Why are we Constantly in the Wrong Relationships?

Two people come close to each other, they love each other, and either the relationships thrives and last, or it ends. If the relationship ends, the two partners get over and move on. Later, they get involved with someone else, and the circle continues. But, do all relationships work this way?

We find couples who remain in unhappy marriages for over 25 years, while there are happily married couples for more than three decades. Then, we know people who break up with their partners every three months or so, only to find them in a new relationship that more or less last the same period. So, why do people have relationships with people not right for them?

People don’t like to change. They like to remain with the familiar. It doesn’t matter if it’s an ex-boyfriend, your parents, your brother or sister – no matter how dysfunctional or crazy they seem to see, you somehow managed to live alongside them. You don’t get disturbed by it. You take pride that despite all the craziness in your family, love life, and even your own life, you managed to keep your sanity intact. You have mastered it, survived it, and even made yourself comfortable with it. So, when you meet someone with a similar background, you naturally feel attracted to him or her. Keeping all rational thoughts aside, the reason you’re with someone not right for you is that you believe that this person satisfies a subconscious need in you. If you’re dealing with boredom, depression or frustrated, a “drama queen or king” makes you feel cheerful and alive, even though you know it’s a disaster.

So, you might ask, why do some men and women stay in dysfunctional relationships? There are some reasons for it.

  • Co-dependency. When you knowingly start having a relationship with someone not right for you, you get attached to his or her drama. Everyone can see how this is creating a tremendous loss to your relationship, but you still decide to stay because you’re getting a great hidden psychological stimulation out of the relationship. It is similar to the effects your brain has when you take drugs.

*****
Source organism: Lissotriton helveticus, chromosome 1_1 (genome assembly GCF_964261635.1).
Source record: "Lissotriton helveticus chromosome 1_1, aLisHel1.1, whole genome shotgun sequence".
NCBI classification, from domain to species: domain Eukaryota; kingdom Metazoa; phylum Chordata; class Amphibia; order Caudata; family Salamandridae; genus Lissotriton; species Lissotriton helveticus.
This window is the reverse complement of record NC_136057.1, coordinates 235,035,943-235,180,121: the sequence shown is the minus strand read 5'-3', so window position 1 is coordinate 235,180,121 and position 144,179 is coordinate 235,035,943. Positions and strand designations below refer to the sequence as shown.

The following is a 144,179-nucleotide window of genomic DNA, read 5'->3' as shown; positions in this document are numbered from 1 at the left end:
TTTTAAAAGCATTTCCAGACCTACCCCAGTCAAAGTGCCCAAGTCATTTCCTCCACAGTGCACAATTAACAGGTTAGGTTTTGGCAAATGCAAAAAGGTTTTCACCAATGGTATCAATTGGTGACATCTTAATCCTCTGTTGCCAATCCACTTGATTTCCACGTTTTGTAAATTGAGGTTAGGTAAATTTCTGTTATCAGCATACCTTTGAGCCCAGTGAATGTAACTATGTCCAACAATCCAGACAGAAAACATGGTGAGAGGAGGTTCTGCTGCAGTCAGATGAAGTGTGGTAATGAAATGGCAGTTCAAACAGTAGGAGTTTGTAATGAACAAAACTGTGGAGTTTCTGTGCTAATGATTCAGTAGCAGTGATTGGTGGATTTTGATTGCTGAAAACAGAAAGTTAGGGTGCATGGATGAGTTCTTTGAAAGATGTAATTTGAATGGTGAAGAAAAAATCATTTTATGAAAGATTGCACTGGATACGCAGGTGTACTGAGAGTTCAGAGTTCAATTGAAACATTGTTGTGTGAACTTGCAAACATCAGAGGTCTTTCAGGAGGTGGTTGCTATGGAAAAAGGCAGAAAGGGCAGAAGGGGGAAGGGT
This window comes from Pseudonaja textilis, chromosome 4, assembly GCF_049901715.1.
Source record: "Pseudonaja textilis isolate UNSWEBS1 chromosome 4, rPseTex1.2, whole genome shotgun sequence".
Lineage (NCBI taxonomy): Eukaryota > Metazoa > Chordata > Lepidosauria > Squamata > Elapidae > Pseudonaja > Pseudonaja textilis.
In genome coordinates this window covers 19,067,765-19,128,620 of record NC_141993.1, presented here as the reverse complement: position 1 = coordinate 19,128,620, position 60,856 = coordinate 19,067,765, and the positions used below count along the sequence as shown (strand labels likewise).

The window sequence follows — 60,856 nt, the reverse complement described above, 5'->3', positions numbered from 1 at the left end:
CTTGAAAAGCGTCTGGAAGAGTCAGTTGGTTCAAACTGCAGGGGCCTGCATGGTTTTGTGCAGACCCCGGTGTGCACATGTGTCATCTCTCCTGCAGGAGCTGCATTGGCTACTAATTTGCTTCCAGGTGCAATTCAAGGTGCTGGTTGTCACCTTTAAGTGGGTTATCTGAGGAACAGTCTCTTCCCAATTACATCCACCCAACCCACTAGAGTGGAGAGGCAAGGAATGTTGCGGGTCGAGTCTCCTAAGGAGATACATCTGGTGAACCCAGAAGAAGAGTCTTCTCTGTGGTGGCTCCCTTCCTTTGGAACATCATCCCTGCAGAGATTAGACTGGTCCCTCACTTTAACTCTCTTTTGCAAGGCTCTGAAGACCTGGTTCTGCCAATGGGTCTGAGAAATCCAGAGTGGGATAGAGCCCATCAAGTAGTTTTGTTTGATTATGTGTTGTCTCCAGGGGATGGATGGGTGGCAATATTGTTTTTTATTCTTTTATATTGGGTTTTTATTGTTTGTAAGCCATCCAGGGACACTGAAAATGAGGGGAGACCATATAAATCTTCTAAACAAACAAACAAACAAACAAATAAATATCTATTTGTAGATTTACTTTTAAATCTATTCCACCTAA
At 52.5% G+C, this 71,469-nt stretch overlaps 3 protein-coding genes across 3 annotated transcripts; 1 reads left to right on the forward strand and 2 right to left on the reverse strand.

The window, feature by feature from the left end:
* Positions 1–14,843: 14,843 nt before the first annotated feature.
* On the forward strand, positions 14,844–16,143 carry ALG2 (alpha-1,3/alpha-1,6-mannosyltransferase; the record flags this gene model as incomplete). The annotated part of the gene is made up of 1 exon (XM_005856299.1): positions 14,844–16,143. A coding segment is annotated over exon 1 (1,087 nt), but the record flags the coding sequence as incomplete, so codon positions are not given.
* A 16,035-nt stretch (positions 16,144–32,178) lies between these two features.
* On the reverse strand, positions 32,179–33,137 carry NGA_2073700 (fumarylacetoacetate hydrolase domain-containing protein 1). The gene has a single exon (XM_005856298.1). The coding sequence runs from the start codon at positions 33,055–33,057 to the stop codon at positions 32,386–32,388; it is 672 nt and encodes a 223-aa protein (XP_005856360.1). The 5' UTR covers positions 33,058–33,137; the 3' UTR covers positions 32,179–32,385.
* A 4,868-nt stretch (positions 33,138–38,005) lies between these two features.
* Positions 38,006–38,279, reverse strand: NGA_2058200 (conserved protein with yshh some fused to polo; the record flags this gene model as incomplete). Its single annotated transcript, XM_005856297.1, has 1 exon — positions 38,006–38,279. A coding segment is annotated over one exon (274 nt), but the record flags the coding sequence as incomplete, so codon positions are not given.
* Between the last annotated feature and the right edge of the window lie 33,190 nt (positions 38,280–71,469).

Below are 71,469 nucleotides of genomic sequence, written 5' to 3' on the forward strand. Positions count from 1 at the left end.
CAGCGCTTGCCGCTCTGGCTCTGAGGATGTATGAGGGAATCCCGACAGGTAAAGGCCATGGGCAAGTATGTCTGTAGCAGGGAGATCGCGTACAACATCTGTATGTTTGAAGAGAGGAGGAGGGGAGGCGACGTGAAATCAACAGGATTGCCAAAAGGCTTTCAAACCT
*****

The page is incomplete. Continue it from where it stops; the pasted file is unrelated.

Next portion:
• Low confidence and self-esteem. One big reason people tend to stay in unhappy relationships is of poor confidence and self-esteem. Many men and women think it’ better to be with someone not right for them than being single or alone. To them, it’s easier to deal with wrong relationships, than coping with depression and anxiety associated with loneliness.

  • Abuse. Men and women who are abused by their partners think that it’s because of their own faults that they’re being abused. If your partner is abusive to you, you blame yourself for it, even after you realize that it has nothing to do with you. Persistent abuse makes you exhausted emotionally, making you helpless to do anything about it.

We can opt ourselves from bad relationships if we stop thinking the situation will get better, and seek support from people around us especially friends and family. We all want to have happy and satisfying relationships with our girlfriends and boyfriends, and if we find ourselves in bad relationships, whatever the reasons are, seek help.

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